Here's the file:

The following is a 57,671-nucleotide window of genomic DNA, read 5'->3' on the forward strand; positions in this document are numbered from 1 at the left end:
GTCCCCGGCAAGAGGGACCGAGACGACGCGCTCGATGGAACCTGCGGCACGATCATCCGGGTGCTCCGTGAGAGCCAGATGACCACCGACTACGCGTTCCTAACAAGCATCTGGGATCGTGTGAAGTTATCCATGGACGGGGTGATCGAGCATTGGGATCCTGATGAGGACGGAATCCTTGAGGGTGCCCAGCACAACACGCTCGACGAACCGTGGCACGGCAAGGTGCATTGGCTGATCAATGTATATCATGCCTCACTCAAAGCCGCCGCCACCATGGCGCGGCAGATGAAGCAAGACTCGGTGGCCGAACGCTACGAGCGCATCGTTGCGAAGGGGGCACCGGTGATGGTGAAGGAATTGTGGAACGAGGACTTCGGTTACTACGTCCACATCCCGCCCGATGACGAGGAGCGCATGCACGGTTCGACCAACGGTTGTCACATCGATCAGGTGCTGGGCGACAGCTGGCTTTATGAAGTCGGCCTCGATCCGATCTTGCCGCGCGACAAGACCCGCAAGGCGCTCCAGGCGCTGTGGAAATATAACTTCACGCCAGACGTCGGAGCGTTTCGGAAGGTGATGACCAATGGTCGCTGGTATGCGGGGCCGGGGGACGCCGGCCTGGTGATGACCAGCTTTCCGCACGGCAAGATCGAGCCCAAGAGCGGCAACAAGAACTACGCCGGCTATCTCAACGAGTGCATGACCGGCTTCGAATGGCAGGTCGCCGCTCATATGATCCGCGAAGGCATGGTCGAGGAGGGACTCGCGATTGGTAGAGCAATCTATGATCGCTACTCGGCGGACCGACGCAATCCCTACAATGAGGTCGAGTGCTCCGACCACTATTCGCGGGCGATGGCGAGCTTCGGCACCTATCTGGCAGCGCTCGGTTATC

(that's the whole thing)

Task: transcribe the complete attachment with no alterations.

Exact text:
The following is a 57,671-nucleotide window of genomic DNA, read 5'->3' on the forward strand; positions in this document are numbered from 1 at the left end:
GTCCCCGGCAAGAGGGACCGAGACGACGCGCTCGATGGAACCTGCGGCACGATCATCCGGGTGCTCCGTGAGAGCCAGATGACCACCGACTACGCGTTCCTAACAAGCATCTGGGATCGTGTGAAGTTATCCATGGACGGGGTGATCGAGCATTGGGATCCTGATGAGGACGGAATCCTTGAGGGTGCCCAGCACAACACGCTCGACGAACCGTGGCACGGCAAGGTGCATTGGCTGATCAATGTATATCATGCCTCACTCAAAGCCGCCGCCACCATGGCGCGGCAGATGAAGCAAGACTCGGTGGCCGAACGCTACGAGCGCATCGTTGCGAAGGGGGCACCGGTGATGGTGAAGGAATTGTGGAACGAGGACTTCGGTTACTACGTCCACATCCCGCCCGATGACGAGGAGCGCATGCACGGTTCGACCAACGGTTGTCACATCGATCAGGTGCTGGGCGACAGCTGGCTTTATGAAGTCGGCCTCGATCCGATCTTGCCGCGCGACAAGACCCGCAAGGCGCTCCAGGCGCTGTGGAAATATAACTTCACGCCAGACGTCGGAGCGTTTCGGAAGGTGATGACCAATGGTCGCTGGTATGCGGGGCCGGGGGACGCCGGCCTGGTGATGACCAGCTTTCCGCACGGCAAGATCGAGCCCAAGAGCGGCAACAAGAACTACGCCGGCTATCTCAACGAGTGCATGACCGGCTTCGAATGGCAGGTCGCCGCTCATATGATCCGCGAAGGCATGGTCGAGGAGGGACTCGCGATTGGTAGAGCAATCTATGATCGCTACTCGGCGGACCGACGCAATCCCTACAATGAGGTCGAGTGCTCCGACCACTATTCGCGGGCGATGGCGAGCTTCGGCACCTATCTGGCAGCGCTCGGTTATC